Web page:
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The Maryland Lesson

Hawaii’s public schools clearly need to improve. We take a look at the No. 1 public education system in the nation, to see what success looks like. What can we learn from Maryland’s example?


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•   Maryland expects its students to perform, and they’re told how to succeed.

In its Quality Counts report, Education Week found that Maryland is doing a particularly good job with its education alignment policies. That’s a bit of edu-speak, but it essentially means that Maryland has made every part of its education system agree on what it means to be college-ready and career-ready. Kindergartens are shooting for the same standards as high schools, and there are fewer opportunities for pointing fingers.

Here are specific programs that Maryland has enacted and Hawaii has not, according to Education Week:

✓Maryland assesses the school-readiness of entering students.
✓ Maryland has officially defined college readiness.
✓ Maryland’s state K-12 system has defined work readiness.
✓ Maryland has aligned its high school diploma credits with the postsecondary system.
✓ Maryland has aligned its high school assessments with the postsecondary system.
✓ Maryland uses its high school assessments for post-secondary decisions.

Maryland also focuses not only on meeting the minimum achievement requirements, but also pushes its students to excel, with a strong, deliberate emphasis on Advanced Placement programs, particularly in underprivileged areas. As a result, Maryland has become the first state in the nation to have 40 percent of its seniors take at least one AP course.

Hawaii has a lot of catching up to do in this area. Educational nonprofit College Board found that, in 2009, almost 25 percent of Maryland’s graduating seniors scored a three or higher on an AP exam during high school, a 5.4 percent increase from 2004, and the highest achievement in the nation. Only 8.5 percent of Hawaii’s seniors were high-scoring, a number that has grown just 1 percent in the past five years.

•   Maryland keeps its board of education and state superintendent shielded from politics and cross-departmental bickering.

We’ll end with a look at governance in Maryland. It’s not quite an apples-to-apples comparison, since Maryland’s schools are owned and staffed at the county level as is the case in every state but Hawaii, and its state DOE is more supervisory.

With our single, central DOE, you’d think we’d have the edge over Maryland on governance, but, no. Despite being four times our size, Maryland still has clearer, straighter lines of command.

State superintendent Grasmick meets with the superintendents of each of the 24 counties on a monthly basis, identifying problem areas and developing solutions that work on both a state and local level.

“If I was trying to operate the entire state—I’m just trying to walk in Hawaii’s shoes for a moment—and I didn’t have the benefit of those superintendents, not large in number, but bringing different, well-informed perspectives to the table, I don’t think we’d have been as successful.”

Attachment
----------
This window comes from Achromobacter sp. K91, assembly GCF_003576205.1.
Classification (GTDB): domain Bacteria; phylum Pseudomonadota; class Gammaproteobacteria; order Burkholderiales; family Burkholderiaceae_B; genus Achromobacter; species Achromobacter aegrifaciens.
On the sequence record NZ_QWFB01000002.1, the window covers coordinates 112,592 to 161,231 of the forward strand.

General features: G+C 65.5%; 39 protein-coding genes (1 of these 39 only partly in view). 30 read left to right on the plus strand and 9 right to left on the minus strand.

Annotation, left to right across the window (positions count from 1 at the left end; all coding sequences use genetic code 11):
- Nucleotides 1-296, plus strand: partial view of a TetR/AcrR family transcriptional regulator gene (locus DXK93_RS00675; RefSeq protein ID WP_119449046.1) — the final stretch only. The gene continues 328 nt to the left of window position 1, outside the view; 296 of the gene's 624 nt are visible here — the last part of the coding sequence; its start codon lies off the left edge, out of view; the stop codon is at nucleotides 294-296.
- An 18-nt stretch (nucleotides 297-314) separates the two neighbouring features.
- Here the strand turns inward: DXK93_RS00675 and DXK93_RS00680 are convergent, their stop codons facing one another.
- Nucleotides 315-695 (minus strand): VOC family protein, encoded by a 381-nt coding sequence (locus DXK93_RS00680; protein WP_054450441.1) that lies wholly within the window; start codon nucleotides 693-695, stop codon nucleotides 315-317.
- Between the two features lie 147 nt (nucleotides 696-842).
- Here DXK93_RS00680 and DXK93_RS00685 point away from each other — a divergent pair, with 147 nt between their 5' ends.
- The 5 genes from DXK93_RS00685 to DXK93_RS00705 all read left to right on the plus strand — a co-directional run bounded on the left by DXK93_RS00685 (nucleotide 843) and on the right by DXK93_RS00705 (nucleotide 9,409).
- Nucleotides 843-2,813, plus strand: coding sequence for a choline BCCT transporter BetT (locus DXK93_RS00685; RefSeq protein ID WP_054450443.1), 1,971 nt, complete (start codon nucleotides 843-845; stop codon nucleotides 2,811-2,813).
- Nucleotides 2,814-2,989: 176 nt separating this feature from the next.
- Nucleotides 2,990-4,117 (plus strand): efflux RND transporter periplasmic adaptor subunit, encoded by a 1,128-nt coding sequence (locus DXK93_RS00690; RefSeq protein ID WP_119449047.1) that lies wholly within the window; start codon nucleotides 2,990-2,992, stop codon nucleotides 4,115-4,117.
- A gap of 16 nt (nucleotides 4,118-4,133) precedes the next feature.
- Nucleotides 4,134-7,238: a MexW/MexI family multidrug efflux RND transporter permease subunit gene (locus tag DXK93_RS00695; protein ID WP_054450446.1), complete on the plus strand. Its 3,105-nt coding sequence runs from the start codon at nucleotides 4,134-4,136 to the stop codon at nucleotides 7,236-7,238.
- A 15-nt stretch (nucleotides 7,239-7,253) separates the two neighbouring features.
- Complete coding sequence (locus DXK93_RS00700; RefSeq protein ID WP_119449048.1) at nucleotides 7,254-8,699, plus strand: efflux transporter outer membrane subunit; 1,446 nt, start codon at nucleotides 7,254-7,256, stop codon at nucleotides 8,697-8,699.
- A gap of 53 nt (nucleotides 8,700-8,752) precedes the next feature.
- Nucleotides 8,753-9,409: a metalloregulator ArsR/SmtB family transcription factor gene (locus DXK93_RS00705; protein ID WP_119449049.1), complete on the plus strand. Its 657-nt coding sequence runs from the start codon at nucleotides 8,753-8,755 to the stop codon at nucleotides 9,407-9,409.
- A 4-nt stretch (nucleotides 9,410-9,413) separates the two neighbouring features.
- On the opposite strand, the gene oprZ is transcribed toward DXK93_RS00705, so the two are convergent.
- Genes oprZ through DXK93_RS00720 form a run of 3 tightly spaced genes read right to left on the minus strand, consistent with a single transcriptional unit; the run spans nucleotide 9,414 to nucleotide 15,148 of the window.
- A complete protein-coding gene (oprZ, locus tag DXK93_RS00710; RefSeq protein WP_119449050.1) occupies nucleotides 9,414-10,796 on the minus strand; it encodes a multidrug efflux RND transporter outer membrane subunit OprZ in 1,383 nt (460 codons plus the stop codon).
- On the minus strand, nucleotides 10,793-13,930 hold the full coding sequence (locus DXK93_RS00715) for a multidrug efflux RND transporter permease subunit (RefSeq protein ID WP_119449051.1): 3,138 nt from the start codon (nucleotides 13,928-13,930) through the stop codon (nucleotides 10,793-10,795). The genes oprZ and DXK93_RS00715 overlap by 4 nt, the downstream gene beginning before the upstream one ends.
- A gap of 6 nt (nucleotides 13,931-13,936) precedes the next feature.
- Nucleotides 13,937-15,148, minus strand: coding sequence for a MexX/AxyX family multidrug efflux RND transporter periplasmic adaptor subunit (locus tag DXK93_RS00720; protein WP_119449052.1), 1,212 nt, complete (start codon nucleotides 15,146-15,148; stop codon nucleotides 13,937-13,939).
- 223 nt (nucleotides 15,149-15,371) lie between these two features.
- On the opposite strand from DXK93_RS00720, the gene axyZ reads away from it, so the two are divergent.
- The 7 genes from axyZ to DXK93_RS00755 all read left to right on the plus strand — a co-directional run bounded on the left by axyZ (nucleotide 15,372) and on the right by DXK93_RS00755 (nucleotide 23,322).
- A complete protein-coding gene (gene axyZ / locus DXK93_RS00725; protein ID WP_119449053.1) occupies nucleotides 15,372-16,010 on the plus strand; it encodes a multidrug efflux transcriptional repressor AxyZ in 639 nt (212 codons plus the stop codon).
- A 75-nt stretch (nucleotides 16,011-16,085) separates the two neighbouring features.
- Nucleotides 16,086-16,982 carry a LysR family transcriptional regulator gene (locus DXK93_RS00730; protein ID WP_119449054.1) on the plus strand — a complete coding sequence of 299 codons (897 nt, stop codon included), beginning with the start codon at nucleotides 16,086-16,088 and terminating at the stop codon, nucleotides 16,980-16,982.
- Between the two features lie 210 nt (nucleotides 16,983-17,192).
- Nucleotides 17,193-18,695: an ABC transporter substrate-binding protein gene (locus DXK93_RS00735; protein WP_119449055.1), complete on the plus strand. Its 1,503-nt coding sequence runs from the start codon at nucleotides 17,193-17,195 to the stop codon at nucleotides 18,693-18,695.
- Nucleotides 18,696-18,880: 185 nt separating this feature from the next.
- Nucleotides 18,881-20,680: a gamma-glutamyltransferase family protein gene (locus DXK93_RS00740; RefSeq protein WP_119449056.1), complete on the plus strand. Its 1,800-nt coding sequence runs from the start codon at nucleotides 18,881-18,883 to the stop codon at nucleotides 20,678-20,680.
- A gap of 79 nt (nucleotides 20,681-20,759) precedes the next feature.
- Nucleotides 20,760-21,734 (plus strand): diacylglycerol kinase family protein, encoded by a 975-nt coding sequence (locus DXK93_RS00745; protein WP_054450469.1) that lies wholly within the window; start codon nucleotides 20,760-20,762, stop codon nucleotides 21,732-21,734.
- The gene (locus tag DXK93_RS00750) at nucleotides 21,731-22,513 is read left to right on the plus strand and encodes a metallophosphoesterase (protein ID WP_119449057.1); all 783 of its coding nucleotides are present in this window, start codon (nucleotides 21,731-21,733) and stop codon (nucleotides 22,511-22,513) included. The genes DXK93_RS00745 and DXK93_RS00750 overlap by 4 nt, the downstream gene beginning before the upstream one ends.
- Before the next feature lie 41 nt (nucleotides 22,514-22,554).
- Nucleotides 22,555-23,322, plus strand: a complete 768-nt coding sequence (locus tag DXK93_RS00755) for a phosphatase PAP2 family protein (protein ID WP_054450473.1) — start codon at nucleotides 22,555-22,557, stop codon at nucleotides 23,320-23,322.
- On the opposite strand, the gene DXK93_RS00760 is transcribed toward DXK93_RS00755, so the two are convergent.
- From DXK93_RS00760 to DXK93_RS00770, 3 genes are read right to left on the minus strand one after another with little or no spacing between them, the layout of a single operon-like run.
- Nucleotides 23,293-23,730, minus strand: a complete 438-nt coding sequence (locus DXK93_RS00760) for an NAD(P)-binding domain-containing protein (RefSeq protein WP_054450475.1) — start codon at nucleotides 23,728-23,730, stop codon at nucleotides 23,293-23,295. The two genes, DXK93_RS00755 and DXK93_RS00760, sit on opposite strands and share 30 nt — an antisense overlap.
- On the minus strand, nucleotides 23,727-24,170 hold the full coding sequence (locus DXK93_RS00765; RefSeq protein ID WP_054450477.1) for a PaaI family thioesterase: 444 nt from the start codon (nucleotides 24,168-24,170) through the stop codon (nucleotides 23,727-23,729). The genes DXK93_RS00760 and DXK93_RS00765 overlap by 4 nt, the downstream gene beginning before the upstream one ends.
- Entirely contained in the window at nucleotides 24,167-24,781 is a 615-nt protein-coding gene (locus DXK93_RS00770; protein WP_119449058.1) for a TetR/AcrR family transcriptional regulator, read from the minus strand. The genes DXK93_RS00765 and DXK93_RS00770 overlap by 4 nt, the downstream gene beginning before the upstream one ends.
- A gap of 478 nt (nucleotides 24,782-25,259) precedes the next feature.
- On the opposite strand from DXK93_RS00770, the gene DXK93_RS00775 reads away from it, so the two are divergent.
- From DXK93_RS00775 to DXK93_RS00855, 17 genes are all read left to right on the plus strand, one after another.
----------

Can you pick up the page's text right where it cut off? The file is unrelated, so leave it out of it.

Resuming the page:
In addition, Maryland shields its education system from day-to-day politics. The Maryland state Legislature tends to take a hands-off approach. Grasmick says, “There’s been a strong commitment by our general assembly that they don’t want public education manipulated by politics. It’s not that they don’t introduce bills that sometimes seem intrusive. They do. But we would never consider allowing them to make curricular decisions.”

Also, the state Board of Education is formulated in a way that reinforces its independence. The 12 members are not elected, but appointed by the governor, in staggered four-year terms, which promotes stability and accountability. And the state superintendent is appointed by the board for a four-year, renewable term.

This is one area in which Hawaii may be making progress. As we went to press, the state Legislature was considering a bill that would allow the governor to appoint Board of Education members, in a manner similar to Maryland’s.

Terrence George, vice president and executive director of the Harold K.L. Castle Foundation, says it would be a step in the right direction. But only one step. “Education is the most important public service the state of Hawaii provides, and the governor should be held accountable for it,” he says. “That can’t happen until [the governor has] a more direct line of authority. I agree that the board ought to be appointed. But I also think we need to be careful about assuming that our problems are solved at that point.”

Yes, Maryland may be several leaps ahead of Hawaii when it comes to public education. It’s gotten there by demanding accountability, by giving its leaders the authority and resources to enact change, and by pushing its students to excellence. But, importantly, Maryland shows that change is possible, given the right leadership, the right policies and the right expectations.                                     

HONOLULU’s sister magazine, Hawaii Business, is also covering public education in its May issue. Check out their coverage, which includes stories on our state’s public charter schools, as well as an interview with the man who created what many educators call the best public school district in North America. HB also features Hawaii’s Children First: A declaration from Hawaii’s three living, former governors on transforming our schools, and a panel discussion on the future of public schools from six local education leaders.


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